Catherine devoted herself to nursing the sick, but even the devout around her were concerned about her religious zeal, as she’d only eat communion wafers. These days, psychologists who’ve examined the lives of female saints focus on Catherine. They say she had survivor’s guilt because of the death of her twin, and it manifested as holy anorexia nervosa.

Despite her diet, Catherine became a powerful, influential woman. She had a vision that set her on a path to change the world through letter-writing. This was amazing, because she was illiterate. She dictated letters to her followers, and sent them off to the Pope in Avignon, encouraging him to come back to Rome. Those fourteenth-century times were a mess with divisions in the papacy and Italy. Dante and Petrarch had written to Pope Gregory XI to try to get him to come back to Italy, but it was Catherine’s outright begging, addressing the Pope as “Sweet Babbo” (Sweet Daddy), and demanding “Up father, like a man!” that got him to think about budging.

For the ultimate push, Catherine went on horseback to Avignon and had a one-on-one meeting that got the Pope to pull up stakes. He died shortly after, and Catherine joined the new Pope in Rome, continuing to fight to unite the church through her writing. She died in Rome at thirty-three, of a paralytic stroke.

Catherine was canonized in 1461 as the Patron of Nurses and Fire Prevention. In 1939 she was named Co-Patron Saint of Italy (along with Saint Francis), in 1970 a Doctor of the Church, and in 1999, the Patron of Europe.

The Romans treasured her and have her body enshrined in the Santa Maria Sopra Minerva church, which coincidentally has a frescoed ceiling that to me resembles the Siena sky. Her head is in Siena, because, according to legend, it was stolen by Sienese. When Roman guards caught the thieves on their way out of the Eternal City and asked them to open their sack, it appeared to be full of rose petals. But when they got it back to Siena, the head reappeared. Catherine’s foot is now enshrined in Venice, at Santi Giovanni e Paolo. Everybody wanted a piece of this amazing woman. But you’ll feel her presence living on most powerfully in Siena.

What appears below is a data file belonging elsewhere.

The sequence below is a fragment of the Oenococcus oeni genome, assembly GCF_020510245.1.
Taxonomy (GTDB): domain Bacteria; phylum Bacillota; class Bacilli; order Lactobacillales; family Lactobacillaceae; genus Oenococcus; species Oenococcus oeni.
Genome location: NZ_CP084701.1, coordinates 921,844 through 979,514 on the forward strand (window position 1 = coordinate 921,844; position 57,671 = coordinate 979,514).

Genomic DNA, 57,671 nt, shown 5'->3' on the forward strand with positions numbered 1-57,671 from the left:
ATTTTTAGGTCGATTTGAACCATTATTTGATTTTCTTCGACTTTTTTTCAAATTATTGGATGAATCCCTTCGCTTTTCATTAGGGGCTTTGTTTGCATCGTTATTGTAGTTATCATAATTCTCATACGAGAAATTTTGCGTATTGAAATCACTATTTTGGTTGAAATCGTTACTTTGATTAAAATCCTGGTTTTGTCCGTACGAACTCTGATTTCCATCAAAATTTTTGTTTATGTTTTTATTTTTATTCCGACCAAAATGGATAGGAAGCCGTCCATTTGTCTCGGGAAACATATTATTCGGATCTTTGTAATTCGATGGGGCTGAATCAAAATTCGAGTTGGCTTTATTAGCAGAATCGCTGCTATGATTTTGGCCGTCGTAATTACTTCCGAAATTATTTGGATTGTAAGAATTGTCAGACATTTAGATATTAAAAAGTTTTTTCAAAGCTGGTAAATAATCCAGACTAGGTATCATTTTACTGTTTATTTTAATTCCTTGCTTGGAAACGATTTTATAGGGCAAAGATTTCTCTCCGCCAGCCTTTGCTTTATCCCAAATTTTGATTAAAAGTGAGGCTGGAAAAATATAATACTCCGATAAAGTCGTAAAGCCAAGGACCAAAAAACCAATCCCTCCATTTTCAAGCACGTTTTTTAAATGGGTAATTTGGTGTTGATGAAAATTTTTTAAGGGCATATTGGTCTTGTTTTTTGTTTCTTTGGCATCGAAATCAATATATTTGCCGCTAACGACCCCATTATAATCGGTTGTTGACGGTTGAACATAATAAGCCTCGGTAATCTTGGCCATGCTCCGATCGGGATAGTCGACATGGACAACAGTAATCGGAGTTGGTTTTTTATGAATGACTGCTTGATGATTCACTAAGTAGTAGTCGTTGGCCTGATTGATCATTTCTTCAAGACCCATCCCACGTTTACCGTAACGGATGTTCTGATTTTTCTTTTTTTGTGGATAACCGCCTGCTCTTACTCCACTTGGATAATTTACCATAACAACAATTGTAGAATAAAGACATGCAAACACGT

San Domenico church: home of Saint Catherine's relics (the skull!)
Panorama of Siena, with San Domenico church (home to some of Saint's relics) on the left 

WHAT TO DO IN SIENA according to Susan Van Allen: 

  • Golden Day: Enjoy Siena and Saint Catherine sights. Get to the Campo for sunset. If you don’t want to splurge at the obvious caffès, head to Key Largo, where you can walk up a narrow stairway (more like a hole in the ceiling) with your glass of wine and wind up on a narrow wooden balcony to take in the whole scene.
  • Eat at Cane e Gatto (Via Pagliaresi 6, 0577 287 545, dinner only, reservations necessary) where Dream of Italy editor Kathy McCabe says she had “one of the best meals of my life.” 

Intrigued? Want to here about the other 99 Italian places Susan Van Allen has written about?
Read one of her books

or just join her Golden Week in Tuscany tour in November.